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“CSI Effect” Studies On Crime & Courtroom Behavior

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If you thought that the “CSI Effect” was just something you made up while watching your favorite TV shows, think again: Many have expressed concerns that the “CSI Effect”—or people changing their approach to crime due to how they perceive forensic evidence as portrayed on these TV shows—could influence criminal and courtroom behavior and conviction rates.

While previous reports had concluded that those who watched television programs like CSI expressed a stronger level of skepticism towards forensic science testimony in general, other studies also indicated that while TV show viewers like these may have higher expectations for this type of scientific evidence (as compared to those who do not watch these types of shows), these expectations reportedly did not have any bearing on their (the prospective juror’s) propensity to convict a criminal defendant.

In early January 2018, researchers from Johannes Gutenberg University Mainz released a study which purports that there is no direct connection between learning about the forensic science relied on in those shows and averting being caught after committing a crime. We discuss these findings in more detail, below.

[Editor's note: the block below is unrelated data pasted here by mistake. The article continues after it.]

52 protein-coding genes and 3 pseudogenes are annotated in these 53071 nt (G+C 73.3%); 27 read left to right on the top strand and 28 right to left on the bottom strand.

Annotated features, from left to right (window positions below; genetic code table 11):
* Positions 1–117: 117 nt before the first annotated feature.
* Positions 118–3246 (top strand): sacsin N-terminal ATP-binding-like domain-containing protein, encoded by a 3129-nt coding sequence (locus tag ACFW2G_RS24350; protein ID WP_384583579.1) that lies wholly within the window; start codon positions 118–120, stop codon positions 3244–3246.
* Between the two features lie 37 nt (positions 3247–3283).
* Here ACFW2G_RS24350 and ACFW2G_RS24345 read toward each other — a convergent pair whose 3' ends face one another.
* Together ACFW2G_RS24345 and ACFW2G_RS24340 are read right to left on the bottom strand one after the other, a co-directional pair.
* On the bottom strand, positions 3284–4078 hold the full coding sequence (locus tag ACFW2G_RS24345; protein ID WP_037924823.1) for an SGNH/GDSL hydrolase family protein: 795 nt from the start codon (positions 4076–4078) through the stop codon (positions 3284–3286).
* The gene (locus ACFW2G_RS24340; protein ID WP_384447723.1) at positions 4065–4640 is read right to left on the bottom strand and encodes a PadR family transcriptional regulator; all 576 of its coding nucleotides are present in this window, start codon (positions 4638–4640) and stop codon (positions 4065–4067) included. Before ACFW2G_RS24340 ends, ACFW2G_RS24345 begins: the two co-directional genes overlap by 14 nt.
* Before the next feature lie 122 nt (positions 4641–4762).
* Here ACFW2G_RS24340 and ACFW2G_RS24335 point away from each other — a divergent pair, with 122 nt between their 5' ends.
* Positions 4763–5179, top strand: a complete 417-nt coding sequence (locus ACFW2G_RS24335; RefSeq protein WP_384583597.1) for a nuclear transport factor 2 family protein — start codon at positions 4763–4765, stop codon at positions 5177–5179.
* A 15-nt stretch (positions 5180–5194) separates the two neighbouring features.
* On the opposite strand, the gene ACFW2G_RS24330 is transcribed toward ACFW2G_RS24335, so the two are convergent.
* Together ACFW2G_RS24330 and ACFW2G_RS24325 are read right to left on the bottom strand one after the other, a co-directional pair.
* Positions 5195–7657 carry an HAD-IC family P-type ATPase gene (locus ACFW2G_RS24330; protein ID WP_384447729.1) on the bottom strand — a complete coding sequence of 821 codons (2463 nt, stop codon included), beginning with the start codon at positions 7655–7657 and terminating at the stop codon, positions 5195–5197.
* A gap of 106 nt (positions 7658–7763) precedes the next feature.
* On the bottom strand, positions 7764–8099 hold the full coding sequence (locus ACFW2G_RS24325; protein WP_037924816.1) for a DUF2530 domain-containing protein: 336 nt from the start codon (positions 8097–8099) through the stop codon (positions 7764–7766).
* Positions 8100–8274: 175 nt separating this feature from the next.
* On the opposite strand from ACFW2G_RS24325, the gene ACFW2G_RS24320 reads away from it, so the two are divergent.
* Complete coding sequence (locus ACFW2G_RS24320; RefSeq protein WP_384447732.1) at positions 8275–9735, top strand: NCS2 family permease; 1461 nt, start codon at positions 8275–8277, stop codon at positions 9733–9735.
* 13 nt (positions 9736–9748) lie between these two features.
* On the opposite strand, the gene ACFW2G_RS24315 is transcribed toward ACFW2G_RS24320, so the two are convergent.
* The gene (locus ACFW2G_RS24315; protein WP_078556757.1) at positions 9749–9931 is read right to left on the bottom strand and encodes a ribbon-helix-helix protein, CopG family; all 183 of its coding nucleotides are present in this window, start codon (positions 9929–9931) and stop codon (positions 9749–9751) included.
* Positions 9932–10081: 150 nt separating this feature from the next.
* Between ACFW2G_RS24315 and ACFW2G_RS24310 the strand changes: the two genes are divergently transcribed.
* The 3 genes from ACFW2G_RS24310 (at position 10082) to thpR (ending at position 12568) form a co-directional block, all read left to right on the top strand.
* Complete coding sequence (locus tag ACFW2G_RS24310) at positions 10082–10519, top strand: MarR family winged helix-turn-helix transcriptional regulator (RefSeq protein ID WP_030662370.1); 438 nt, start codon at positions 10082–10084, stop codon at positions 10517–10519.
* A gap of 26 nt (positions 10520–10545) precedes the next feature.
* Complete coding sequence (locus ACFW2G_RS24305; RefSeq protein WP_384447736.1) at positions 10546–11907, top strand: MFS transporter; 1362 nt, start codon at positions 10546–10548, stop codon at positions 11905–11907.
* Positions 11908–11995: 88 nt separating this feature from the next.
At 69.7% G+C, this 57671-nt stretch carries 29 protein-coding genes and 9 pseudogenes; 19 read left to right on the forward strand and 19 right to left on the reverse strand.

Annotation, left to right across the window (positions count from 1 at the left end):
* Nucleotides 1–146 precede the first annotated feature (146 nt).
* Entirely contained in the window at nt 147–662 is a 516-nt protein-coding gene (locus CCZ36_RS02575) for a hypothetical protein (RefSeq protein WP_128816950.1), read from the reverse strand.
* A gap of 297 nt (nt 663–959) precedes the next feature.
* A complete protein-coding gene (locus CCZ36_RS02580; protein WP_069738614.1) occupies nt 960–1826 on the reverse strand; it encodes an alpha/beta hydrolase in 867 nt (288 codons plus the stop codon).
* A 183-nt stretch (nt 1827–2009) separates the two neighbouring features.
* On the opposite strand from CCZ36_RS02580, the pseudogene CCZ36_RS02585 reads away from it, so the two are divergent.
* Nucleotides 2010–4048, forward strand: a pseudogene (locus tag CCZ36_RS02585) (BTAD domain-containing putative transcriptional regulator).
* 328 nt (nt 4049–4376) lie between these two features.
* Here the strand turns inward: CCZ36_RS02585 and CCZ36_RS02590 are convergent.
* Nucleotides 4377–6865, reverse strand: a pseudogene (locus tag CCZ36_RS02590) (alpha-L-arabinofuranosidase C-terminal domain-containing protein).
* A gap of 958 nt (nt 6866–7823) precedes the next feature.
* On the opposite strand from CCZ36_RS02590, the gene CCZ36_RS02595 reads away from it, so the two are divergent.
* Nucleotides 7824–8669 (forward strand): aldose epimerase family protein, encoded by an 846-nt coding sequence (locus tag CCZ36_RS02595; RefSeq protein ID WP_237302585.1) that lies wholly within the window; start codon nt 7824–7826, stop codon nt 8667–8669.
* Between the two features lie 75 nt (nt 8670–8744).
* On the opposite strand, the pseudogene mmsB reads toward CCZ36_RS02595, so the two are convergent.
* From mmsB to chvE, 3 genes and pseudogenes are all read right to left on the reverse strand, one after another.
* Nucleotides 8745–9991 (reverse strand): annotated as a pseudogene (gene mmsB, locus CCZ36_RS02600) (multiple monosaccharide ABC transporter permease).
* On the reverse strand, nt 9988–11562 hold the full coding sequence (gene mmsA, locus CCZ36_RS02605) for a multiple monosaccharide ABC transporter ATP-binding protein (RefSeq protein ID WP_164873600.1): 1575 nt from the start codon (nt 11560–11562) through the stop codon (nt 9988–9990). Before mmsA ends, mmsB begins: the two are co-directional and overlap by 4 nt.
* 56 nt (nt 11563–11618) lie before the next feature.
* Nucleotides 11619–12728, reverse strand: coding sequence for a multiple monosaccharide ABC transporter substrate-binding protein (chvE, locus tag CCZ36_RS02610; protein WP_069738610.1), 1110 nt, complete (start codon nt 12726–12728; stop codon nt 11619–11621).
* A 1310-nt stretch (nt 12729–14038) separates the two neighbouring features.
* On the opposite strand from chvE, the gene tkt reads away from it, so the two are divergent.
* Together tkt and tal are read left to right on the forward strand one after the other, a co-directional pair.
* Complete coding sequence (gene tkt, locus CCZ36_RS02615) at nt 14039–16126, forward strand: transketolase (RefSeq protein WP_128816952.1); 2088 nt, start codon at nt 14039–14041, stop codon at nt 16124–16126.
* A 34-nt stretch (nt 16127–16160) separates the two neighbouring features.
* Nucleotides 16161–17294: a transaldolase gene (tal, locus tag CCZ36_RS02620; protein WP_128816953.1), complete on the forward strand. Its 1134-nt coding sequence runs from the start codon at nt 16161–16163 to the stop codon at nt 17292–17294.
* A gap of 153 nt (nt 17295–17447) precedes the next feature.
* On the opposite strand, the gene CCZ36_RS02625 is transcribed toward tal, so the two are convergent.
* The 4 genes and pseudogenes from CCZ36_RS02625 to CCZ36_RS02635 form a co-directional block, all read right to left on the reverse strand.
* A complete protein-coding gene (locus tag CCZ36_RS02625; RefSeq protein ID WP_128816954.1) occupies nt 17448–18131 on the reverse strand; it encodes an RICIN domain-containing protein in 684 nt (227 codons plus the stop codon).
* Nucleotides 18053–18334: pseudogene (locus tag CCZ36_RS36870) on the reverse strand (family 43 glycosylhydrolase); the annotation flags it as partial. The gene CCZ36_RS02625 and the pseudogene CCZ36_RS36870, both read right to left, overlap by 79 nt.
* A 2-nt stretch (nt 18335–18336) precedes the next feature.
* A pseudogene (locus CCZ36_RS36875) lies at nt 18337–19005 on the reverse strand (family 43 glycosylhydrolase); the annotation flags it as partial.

The Study

We’ve previously discussed how the public’s faith in the simplicity of forensic evidence could lead to questionable results in the courtroom. So how did researchers prove that there is no connection between television shows like these and concealing illegal activities?

Researchers from Gutenberg analyzed data from the FBI and its equivalent in other countries, compared it to crime detection rates, and analyzed it all both before and after the CSI series was launched. They then asked various convicted criminals for their opinions concerning shows such as CSI. The final stage of their research then involved running a series of experiments to test whether or not the TV show viewers would be better equipped to evade being caught in the course of committing a crime, and even reenacted a crime.

According to the results, there is no direct connection between watching shows like CSI and avoiding detection after committing a crime. However, the research did note some interesting patterns in terms of who scored better than whom in this context: In general, those who “scored better” (i.e. were better able to conceal illegal activities after watching shows like CSI) included: men more so than women; younger people more so than older people; and educated people more so than uneducated people. The researchers also found that those working in certain technical professions appeared to have particular “advantages” when it came to concealing crimes.

Criminal Defense Attorneys Who Understand Real Forensic Science

At The Baez Law Firm, we possess the very best connections to the right forensic experts who can ensure that a judge or jury is barred from receiving misleading scientific testimony. Our experienced forensic science lawyers serve clients throughout Florida and Massachusetts. Contact us today to find out how we can help.

Resources:

papers.ssrn.com/sol3/papers.cfm?abstract_id=967706

nij.gov/journals/259/pages/csi-effect.aspx

ibtimes.com/scientists-debunk-csi-effect-tv-shows-dont-make-criminals-smarter-2638528

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